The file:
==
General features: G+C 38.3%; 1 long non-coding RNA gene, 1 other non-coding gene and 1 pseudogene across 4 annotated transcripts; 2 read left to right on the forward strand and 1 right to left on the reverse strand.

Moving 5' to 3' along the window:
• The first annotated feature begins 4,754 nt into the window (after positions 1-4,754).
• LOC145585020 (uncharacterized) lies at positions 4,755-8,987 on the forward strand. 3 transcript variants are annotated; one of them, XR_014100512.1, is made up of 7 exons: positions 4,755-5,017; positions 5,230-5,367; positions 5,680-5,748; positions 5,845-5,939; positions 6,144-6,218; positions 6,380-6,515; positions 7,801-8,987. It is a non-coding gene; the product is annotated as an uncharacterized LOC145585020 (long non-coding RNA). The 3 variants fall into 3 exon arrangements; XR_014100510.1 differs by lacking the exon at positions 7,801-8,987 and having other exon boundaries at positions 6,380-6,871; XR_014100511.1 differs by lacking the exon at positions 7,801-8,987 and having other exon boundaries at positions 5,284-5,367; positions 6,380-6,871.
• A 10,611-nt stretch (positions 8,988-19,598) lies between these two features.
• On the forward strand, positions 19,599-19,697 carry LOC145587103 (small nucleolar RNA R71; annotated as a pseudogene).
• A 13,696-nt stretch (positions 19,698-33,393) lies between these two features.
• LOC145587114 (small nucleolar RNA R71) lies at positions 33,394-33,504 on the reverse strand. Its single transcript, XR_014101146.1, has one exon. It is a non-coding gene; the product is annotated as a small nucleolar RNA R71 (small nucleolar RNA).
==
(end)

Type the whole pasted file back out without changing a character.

General features: G+C 38.3%; 1 long non-coding RNA gene, 1 other non-coding gene and 1 pseudogene across 4 annotated transcripts; 2 read left to right on the forward strand and 1 right to left on the reverse strand.

Moving 5' to 3' along the window:
• The first annotated feature begins 4,754 nt into the window (after positions 1-4,754).
• LOC145585020 (uncharacterized) lies at positions 4,755-8,987 on the forward strand. 3 transcript variants are annotated; one of them, XR_014100512.1, is made up of 7 exons: positions 4,755-5,017; positions 5,230-5,367; positions 5,680-5,748; positions 5,845-5,939; positions 6,144-6,218; positions 6,380-6,515; positions 7,801-8,987. It is a non-coding gene; the product is annotated as an uncharacterized LOC145585020 (long non-coding RNA). The 3 variants fall into 3 exon arrangements; XR_014100510.1 differs by lacking the exon at positions 7,801-8,987 and having other exon boundaries at positions 6,380-6,871; XR_014100511.1 differs by lacking the exon at positions 7,801-8,987 and having other exon boundaries at positions 5,284-5,367; positions 6,380-6,871.
• A 10,611-nt stretch (positions 8,988-19,598) lies between these two features.
• On the forward strand, positions 19,599-19,697 carry LOC145587103 (small nucleolar RNA R71; annotated as a pseudogene).
• A 13,696-nt stretch (positions 19,698-33,393) lies between these two features.
• LOC145587114 (small nucleolar RNA R71) lies at positions 33,394-33,504 on the reverse strand. Its single transcript, XR_014101146.1, has one exon. It is a non-coding gene; the product is annotated as a small nucleolar RNA R71 (small nucleolar RNA).